Growing Cucumbers Vertically: A New Way to Grow Produce
You can grow cucumbers vertically in a couple of ways. A tomato cage is ideal if you're just growing one or two cucumber plants. If you're planting several cucumber varieties, an A-frame trellis can help you maximize space and get the most from your plants.
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Why You Should Grow Cucumbers Vertically
While there's something romantic about letting your cucumber plants sprawl all over your garden, there's something practical about training them to grow vertically.
Cucumbers are natural climbers. They have little tendrils that can easily grip a variety of structures. They want to grow vertically, which is one reason it's worth it to give them a sturdy structure to climb one.
Growing Cucumbers Vertically is Space Saving
The main reason why many gardeners decide to grow cucumbers vertically is that doing so saves space in the garden. Left to sprawl along the ground, the average cucumber is going to need somewhere between 12 and 20 square feet of space, according to the Urban Organic Gardener.
Meanwhile, plants that are trained to grow up a trellis or other vertical support take up less than a foot of space on the ground. Instead, they reach up to the sky, making use of previously unused space.
The North Country Farmer planted eight cucumbers in an 4-foot-by-8-foot raised bed, using a 4-foot-tall trellis. The cucumbers needed just 7 inches of space in the bed, leaving plenty of room from for a variety of other plants.
Growing Cucumbers Vertically Protects Them From Disease
A number of diseases and problems can plague cucumber plants. You can protect your plants from disease in a few ways. One option is to grow disease-resistant varieties.
Another option is to protect your plants in the garden by growing them vertically. Cucumbers that are allowed to spread and sprawl on the ground are more susceptible to damage from bugs and from over-exposure to water.
For example, powdery mildew is a fungal infection that can develop when cucumbers are close together and when conditions are moist or humid. Raising the plants off of the ground increases air flow around them and reduces moisture. The fungus no longer has an ideal living environment and is less likely to harm your cucumbers.
Lifting your cucumber plants off of the ground can also help protect them from slugs. Like fungus, slugs like moist areas and will happily eat cucumber leaves, stems and fruits.
Along with growing the plants up a trellis, you can protect them from slugs by trapping the pests with boards or blocking them with a row of pennies. According to the University of Minnesota, copper is an effective barrier against slugs.
Growing Cucumbers Vertically Increases and Improves Your Yields
Training your cucumber plants to grow up a trellis or vertical structure can mean that you get more fruit from each plant. For one thing, growing vertically improves the living conditions of your plants, so they are more likely to flower and fruit.
For another, it's easier to find cucumbers growing on your plants when those plants are growing vertically. When you let the plant run wild all over the ground, cucumbers can hide among the leaves and you might not see them.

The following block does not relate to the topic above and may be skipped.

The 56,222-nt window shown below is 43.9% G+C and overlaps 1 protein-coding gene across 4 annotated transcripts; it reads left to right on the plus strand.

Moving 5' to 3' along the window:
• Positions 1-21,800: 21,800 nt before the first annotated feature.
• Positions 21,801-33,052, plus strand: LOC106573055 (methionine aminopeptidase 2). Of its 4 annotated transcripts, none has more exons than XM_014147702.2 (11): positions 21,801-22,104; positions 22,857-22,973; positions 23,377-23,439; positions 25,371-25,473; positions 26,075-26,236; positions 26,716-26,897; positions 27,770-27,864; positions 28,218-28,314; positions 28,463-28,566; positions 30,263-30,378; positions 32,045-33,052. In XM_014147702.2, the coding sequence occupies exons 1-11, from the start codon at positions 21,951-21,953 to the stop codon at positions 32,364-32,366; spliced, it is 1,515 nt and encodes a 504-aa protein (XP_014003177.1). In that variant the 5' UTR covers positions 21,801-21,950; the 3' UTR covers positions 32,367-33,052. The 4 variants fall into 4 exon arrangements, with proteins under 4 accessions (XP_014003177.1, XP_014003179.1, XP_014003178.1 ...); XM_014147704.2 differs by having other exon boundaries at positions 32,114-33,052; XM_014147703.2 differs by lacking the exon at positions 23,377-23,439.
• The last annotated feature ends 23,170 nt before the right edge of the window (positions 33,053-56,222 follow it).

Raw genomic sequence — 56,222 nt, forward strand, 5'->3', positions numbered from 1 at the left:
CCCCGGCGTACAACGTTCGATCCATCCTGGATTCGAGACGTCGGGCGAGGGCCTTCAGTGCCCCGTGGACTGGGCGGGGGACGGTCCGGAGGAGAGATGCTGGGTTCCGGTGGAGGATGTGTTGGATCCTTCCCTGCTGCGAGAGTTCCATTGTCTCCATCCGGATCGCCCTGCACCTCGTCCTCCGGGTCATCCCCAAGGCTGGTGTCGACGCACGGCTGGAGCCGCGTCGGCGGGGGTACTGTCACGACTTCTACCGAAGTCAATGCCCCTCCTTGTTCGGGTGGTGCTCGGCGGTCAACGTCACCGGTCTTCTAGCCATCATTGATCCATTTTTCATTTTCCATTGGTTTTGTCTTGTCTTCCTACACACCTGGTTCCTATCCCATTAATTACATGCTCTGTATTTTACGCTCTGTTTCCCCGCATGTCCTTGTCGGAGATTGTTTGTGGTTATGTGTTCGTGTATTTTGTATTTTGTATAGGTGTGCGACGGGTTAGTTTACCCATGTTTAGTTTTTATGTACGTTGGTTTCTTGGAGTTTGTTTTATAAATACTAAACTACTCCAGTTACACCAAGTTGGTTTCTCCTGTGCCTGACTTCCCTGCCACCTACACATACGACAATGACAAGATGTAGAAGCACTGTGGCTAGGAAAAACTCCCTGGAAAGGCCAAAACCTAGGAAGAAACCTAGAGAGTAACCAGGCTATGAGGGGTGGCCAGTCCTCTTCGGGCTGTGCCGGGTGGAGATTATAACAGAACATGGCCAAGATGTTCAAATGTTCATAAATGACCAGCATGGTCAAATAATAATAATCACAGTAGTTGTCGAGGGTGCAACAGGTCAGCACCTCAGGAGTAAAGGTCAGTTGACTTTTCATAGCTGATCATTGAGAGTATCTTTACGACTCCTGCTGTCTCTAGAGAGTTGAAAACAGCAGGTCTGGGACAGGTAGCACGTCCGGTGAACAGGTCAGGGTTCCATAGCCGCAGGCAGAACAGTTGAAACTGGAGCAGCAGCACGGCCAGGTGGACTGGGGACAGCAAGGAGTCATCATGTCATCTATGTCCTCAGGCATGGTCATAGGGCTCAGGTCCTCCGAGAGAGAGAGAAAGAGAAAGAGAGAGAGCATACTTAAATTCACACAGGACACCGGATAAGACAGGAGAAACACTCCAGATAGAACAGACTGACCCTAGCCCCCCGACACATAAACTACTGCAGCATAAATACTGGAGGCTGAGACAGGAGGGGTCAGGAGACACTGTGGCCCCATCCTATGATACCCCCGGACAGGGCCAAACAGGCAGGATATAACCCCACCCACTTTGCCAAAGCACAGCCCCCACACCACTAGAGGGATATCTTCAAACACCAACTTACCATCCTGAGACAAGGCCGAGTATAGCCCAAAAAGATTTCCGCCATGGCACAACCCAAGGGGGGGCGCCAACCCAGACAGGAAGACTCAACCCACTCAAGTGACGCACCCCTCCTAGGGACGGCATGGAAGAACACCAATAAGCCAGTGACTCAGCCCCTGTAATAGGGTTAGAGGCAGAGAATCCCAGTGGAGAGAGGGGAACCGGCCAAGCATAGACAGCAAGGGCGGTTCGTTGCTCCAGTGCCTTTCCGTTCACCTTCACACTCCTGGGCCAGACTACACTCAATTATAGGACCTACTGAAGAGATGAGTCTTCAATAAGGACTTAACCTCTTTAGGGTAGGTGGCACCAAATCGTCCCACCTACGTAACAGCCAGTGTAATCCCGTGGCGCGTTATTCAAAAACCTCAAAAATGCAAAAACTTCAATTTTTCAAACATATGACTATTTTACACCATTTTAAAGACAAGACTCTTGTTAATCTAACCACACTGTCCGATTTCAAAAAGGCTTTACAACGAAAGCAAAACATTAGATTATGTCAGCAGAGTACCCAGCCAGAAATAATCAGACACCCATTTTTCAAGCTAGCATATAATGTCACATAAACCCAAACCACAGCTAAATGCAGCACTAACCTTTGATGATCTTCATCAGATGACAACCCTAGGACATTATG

Picking the fruits regularly encourages the plants to make more fruits, increasing overall yield. If you have a few fruits hidden somewhere among the plant's leaves and stems, you not only miss out on those cucumbers. You're also likely not to get as many cukes from one plan as you otherwise would.
Often, the fruit produced by trellised cucumber plants is superior than the fruit produced by free growing plants. It's straighter, since it's growing up and down. It's less likely to be yellow or discolored on one side, since it's not resting on the ground. It's also cleaner, since it's not sitting on a pile of dirt.
How to Grow Cucumbers Vertically
You have a few options when it comes to training your cucumbers to grow vertically. Some people prefer to use wire cages while others make tent-shaped trellises to support their plants.
This video from the Rustic Garden shows a few different vertical growing systems in action, including a trellis, tomato cages and even an apple tree. Let's take a closer look at a couple of support options.
If you have a fair amount of room in your garden, training your cucumber plants to grow on an A-frame or tent-shaped trellis can be ideal. The shape of the trellis means you can grow a row of cucumbers on either side.
One way to make the trellis is to use five 6-foot tall bamboo stakes. Tie two stakes together at the top, then push their ends into the ground, about 6 inches apart. Repeat with two more stakes, pushing them into the ground a few feet away from the first pair.
Place the last stake horizontally over the two pairs of stakes, to make a tent frame. Tie several lengths of nylon string to the horizontal stake, then secure the other ends to the ground.
An even easier way to make an A-frame trellis is to use cattle panel. Bonnie Plants has a step-by-step guide to making your own.
Wire Tomato Cages
A wire tomato cage can also be a good support system for a vertically growing cucumber. Since the cages can be flimsy, it's best to use one cage per plant.
Tomato cages are also ideal if you're growing a cucumber plant in a pot. The cage helps keep the plant from overgrowing the boundaries of the container.
This video from eHow Garden shows how to position the tomato cage in a container to get the most support from it. Although the host, Angela Price, doesn't use a cucumber plant in the video, it's easy to adapt her method for cucumbers.
The sky's the limit when it comes to growing your cucumber vertically. Even if you don't have a lot of space on the ground, you can still enjoy a good harvest when you train your plants to grow on trellis.